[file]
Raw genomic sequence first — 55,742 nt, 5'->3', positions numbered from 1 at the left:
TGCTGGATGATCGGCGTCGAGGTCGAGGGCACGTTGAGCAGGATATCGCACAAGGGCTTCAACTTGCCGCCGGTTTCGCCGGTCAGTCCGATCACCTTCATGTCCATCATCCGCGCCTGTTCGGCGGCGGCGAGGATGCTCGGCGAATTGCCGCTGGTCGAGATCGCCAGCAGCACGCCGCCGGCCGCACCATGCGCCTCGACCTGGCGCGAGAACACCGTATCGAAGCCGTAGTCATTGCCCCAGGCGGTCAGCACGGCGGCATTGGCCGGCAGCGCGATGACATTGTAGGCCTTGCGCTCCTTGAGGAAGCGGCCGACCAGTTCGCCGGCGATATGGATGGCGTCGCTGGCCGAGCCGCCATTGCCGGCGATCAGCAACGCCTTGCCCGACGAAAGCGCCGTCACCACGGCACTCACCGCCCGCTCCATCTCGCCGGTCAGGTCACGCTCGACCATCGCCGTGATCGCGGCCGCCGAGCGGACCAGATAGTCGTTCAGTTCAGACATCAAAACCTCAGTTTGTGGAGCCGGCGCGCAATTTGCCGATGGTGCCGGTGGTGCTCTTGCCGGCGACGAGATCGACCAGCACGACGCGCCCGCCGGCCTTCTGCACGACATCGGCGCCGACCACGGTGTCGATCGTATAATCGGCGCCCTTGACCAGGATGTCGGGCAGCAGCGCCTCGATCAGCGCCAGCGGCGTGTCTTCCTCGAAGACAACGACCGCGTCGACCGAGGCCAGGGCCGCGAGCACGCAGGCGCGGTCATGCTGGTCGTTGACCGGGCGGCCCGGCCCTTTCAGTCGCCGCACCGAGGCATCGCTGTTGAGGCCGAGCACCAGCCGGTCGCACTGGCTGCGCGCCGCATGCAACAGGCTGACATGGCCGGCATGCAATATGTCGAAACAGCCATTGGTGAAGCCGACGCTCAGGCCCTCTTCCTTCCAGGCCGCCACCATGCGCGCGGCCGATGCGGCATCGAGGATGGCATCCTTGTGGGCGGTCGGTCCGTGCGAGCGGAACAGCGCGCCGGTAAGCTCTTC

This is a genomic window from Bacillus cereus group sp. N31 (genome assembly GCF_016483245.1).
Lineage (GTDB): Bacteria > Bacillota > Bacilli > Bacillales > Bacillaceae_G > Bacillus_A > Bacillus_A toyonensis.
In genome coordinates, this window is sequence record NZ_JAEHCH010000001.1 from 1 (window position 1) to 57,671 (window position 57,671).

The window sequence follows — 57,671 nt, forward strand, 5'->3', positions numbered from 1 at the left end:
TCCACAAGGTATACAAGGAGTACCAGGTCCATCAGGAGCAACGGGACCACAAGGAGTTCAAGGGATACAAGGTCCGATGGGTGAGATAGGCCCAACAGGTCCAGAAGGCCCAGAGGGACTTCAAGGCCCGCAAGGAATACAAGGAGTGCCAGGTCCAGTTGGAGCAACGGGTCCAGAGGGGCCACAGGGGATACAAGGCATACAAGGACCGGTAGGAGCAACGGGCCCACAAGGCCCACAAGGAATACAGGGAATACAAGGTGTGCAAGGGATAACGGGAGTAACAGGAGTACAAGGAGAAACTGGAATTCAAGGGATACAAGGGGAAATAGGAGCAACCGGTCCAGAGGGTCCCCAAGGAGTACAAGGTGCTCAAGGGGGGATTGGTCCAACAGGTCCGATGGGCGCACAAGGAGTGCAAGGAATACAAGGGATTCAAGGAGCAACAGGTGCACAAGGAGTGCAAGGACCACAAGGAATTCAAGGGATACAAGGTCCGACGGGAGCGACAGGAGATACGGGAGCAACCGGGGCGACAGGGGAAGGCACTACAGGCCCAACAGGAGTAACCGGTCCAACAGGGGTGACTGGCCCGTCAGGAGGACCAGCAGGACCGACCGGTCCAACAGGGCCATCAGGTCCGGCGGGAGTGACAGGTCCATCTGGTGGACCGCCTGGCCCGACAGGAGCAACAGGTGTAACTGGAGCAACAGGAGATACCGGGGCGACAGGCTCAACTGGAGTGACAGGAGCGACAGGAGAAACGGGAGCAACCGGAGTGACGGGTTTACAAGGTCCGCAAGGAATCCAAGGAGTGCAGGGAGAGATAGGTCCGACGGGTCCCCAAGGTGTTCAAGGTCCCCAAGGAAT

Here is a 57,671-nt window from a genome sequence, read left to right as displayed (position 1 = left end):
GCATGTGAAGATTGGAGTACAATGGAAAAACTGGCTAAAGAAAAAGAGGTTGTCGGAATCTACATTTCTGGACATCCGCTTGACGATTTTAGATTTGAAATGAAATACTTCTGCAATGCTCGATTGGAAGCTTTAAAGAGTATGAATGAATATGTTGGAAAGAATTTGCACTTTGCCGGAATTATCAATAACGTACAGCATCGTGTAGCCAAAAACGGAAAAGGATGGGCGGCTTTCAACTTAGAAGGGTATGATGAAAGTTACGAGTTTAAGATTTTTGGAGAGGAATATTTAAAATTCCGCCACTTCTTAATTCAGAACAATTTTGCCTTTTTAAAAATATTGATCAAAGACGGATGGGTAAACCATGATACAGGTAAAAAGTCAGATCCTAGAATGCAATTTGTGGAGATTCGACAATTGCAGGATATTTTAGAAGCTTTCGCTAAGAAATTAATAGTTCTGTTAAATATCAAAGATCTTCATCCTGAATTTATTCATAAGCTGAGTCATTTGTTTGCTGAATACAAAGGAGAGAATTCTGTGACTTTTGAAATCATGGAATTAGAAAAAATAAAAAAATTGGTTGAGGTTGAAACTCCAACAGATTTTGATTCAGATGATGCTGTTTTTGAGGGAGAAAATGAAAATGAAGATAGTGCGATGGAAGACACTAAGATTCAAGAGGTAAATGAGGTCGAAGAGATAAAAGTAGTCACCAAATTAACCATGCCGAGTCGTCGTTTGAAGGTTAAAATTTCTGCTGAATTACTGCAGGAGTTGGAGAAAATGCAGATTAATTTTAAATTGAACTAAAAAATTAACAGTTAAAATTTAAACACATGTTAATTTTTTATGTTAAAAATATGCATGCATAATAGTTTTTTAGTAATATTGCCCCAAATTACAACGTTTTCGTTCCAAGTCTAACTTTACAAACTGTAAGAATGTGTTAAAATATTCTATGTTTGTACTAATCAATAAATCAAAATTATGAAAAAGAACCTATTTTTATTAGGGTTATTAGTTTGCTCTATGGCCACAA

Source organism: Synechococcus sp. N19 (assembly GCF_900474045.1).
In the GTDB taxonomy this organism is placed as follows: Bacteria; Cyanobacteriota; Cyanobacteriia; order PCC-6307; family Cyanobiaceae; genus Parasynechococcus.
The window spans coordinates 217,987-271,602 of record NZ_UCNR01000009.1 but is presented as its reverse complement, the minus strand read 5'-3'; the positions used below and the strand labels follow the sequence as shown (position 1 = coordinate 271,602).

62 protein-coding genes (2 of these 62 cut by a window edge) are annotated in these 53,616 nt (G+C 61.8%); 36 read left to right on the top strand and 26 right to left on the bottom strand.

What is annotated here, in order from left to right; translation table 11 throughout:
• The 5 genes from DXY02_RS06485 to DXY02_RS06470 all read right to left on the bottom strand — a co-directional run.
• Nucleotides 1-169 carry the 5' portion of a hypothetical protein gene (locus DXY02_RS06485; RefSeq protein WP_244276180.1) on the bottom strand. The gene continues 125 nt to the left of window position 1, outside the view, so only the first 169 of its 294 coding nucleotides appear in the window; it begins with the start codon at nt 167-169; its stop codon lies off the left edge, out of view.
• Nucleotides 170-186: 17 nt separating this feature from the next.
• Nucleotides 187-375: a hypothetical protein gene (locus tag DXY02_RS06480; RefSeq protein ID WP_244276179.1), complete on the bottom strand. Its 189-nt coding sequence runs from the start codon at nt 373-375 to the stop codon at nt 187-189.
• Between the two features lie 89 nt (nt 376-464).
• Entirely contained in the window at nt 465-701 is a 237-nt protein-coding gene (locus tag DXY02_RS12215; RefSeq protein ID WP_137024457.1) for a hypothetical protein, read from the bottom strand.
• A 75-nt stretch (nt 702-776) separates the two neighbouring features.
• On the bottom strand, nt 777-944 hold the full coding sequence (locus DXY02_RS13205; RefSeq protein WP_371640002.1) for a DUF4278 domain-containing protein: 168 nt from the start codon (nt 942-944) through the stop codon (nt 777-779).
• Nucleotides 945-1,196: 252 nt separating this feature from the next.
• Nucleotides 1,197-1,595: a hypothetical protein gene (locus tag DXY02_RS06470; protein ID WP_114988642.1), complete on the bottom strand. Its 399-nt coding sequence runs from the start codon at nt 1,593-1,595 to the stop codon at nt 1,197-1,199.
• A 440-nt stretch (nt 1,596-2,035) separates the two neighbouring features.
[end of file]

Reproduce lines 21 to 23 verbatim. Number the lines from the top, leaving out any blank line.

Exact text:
• A 75-nt stretch (nt 702-776) separates the two neighbouring features.
• On the bottom strand, nt 777-944 hold the full coding sequence (locus DXY02_RS13205; RefSeq protein WP_371640002.1) for a DUF4278 domain-containing protein: 168 nt from the start codon (nt 942-944) through the stop codon (nt 777-779).
• Nucleotides 945-1,196: 252 nt separating this feature from the next.